While cash may be king in some parts of the world, establishing an excellent credit history is a necessity for societies driven by credit. After all, good credit means you can get a mortgage, reduce your insurance rates and rent an apartment. However, there are a number of traps that can easily be fallen into and some misinformation about the process.
When it comes to building your credit from nothing, there are four things to consider:
- Do you already have a credit history?
- What will be your first kind of credit?
- How can you set up an automated system?
- Are you ready for more credit?
Do You Already Have A Credit History?
It doesn’t matter if you’ve borrowed money or not; you may already have a credit report if you’ve had a utility or phone company report an unpaid item to your credit report. These companies will only report the negative information to your account – never good information to establish good credit behavior.
Medical bills are also commonly seen on a credit report. If you have set up an installment plan with a hospital, the hospital reports it as a loan. If you fail to pay the loan, the medical bills go into collections on the report.
Go to AnnualCreditReport.com to find out about your credit history. The site provides you with access to all three credit reporting agencies – Experian, Equifax and TransUnion. With AnnualCreditReport.com, you need to provide them with personal information such as a social security number, your name, address and previous address (if at your current address for less than two years).
You can also mail a request for copies of your report to each bureau.
There are several things to look for in your credit report:
- Be sure to see if you even have a credit report. If you’ve never had to borrow money, then you may not have a credit report. When you’re trying to establish credit, this is the best situation for you to be in.
- If you find you do have a credit history, you want to be sure it’s not because you became an identity theft victim. If there are accounts you’ve never opened in your report, reach out to the FTC and your city’s police department. The FTC will provide you with a detailed plan on repairing the credit history. Identity theft cleanup will take time, so patience is a virtue here.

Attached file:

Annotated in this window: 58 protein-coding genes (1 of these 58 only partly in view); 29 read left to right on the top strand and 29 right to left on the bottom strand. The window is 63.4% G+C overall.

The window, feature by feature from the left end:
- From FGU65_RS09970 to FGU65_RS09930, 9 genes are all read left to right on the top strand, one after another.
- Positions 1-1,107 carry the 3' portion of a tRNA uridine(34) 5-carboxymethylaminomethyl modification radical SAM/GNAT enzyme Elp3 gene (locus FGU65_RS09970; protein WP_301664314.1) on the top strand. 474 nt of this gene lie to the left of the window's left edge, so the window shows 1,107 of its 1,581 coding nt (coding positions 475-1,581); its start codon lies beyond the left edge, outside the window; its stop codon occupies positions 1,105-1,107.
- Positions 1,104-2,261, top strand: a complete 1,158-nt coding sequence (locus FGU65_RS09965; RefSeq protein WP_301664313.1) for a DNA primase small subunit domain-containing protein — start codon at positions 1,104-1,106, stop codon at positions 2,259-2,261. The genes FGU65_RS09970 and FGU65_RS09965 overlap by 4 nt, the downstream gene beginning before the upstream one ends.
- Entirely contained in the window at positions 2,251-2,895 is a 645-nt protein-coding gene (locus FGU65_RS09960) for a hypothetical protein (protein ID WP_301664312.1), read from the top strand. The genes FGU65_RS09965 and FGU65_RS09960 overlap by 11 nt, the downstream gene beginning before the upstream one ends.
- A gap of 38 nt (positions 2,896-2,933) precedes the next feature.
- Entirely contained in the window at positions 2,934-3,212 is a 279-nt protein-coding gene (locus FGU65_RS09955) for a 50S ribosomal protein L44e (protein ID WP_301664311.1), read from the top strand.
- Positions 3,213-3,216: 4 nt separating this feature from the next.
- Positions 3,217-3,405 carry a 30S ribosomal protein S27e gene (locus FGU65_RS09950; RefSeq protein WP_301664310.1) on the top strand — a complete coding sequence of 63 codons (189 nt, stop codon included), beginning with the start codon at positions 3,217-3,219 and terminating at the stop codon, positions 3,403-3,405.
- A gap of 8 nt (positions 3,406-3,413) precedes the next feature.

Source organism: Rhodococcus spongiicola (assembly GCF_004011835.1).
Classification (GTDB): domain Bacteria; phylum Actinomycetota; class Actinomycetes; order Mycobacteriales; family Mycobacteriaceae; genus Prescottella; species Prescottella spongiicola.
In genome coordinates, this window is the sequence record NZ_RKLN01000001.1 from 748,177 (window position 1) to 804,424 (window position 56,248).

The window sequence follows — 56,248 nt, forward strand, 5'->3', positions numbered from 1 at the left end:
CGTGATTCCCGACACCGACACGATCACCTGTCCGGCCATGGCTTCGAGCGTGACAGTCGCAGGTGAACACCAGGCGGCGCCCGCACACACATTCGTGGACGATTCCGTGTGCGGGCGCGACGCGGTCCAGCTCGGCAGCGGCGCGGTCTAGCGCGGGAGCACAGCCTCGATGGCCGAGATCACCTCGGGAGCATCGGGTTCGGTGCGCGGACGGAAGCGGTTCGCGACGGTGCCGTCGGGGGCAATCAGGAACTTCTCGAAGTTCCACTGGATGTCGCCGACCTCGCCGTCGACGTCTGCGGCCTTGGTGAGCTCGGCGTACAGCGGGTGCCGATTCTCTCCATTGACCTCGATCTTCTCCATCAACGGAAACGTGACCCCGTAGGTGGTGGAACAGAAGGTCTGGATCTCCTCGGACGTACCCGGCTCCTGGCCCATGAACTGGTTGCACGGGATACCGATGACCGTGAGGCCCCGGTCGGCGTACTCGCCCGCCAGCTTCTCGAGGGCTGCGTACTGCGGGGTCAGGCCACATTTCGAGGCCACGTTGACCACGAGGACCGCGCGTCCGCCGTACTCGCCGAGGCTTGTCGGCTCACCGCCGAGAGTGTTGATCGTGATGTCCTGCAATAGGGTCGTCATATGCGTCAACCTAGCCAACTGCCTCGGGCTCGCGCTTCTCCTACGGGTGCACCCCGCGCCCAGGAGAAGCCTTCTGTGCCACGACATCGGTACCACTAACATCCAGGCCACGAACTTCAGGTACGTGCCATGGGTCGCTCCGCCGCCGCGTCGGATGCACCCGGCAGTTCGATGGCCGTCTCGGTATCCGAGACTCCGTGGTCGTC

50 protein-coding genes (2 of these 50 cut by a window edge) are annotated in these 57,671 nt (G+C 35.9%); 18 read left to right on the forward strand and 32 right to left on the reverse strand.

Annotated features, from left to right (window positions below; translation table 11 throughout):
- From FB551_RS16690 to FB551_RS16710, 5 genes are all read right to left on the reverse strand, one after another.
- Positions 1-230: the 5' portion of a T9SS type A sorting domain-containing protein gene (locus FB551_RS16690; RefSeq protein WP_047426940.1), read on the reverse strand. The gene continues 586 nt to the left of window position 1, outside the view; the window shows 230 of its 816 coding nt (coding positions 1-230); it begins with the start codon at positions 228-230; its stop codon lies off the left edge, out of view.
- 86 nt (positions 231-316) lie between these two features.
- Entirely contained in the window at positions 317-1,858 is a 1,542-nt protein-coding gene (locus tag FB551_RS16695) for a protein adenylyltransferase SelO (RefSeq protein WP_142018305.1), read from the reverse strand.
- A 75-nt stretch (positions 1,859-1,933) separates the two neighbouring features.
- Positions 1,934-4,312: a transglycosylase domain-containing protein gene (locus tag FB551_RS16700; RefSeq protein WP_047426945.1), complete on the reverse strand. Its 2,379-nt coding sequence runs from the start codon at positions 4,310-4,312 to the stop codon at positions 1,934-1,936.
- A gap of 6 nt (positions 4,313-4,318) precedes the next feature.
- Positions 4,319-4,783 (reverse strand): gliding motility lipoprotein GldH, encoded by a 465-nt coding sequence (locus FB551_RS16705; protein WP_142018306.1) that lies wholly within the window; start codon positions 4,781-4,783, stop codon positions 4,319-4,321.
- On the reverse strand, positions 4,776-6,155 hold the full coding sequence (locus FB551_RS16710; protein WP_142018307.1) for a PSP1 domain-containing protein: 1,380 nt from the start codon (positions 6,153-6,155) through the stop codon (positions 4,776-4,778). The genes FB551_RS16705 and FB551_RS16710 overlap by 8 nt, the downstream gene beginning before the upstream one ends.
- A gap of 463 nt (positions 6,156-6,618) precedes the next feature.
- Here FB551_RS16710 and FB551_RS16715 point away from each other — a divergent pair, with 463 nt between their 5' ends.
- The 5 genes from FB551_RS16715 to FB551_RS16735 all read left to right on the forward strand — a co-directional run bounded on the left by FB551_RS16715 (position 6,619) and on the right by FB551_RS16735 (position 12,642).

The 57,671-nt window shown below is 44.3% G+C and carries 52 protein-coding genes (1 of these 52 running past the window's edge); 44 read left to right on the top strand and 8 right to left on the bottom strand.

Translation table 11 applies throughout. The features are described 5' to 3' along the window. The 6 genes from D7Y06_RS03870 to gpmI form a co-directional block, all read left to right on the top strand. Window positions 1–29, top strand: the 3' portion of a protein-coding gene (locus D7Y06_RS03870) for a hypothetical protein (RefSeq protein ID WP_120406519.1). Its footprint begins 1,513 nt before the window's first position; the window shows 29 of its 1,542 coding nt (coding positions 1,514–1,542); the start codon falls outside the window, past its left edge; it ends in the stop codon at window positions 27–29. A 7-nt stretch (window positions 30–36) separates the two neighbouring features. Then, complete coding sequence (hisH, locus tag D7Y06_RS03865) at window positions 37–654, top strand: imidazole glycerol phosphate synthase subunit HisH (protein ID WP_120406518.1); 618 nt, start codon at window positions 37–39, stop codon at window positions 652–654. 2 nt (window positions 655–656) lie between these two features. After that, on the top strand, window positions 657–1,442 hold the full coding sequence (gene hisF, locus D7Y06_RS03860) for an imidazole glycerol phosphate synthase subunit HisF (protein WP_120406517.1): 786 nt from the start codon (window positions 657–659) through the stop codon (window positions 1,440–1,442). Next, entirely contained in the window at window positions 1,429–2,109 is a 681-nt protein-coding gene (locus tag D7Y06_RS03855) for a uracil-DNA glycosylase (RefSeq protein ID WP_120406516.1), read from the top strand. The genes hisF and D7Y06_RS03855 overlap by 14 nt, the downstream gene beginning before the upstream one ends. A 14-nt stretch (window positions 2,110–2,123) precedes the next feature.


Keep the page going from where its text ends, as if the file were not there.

- You need to see if there is a history of credit issues. If you’ve paid a bill late or haven’t paid bills at all, you could have problems getting a line of credit. Again, time with fix the problem, but you must be strategic in repairing your credit. Your behavior will need to change, which means making timely payments on all your bills.
What Will Be Your First Kind Of Credit?
When you’re establishing your credit, you may not know which type of credit is best first to get. You do have options at your disposal, but which one is best?
Gas Station, Grocery or Department Store Credit Cards
All gas stations, grocery stores and department stores have a credit card they offer their customers. These cards tend to have low balances offered on the cards – that can only be usedat that particular kind of store. Unless you have some type of credit history, it’s unlikely you’ll get credit from other places.
These cards tend to be much easier to get than the typical cards.
Two things to remember about these kinds of cards:
- Never carry over a balance on these cards, as the interest rates are two times higher than typical credit cards.
- Never sign up for a card with a yearly fee. This is the first card you want to keep active as long as possible.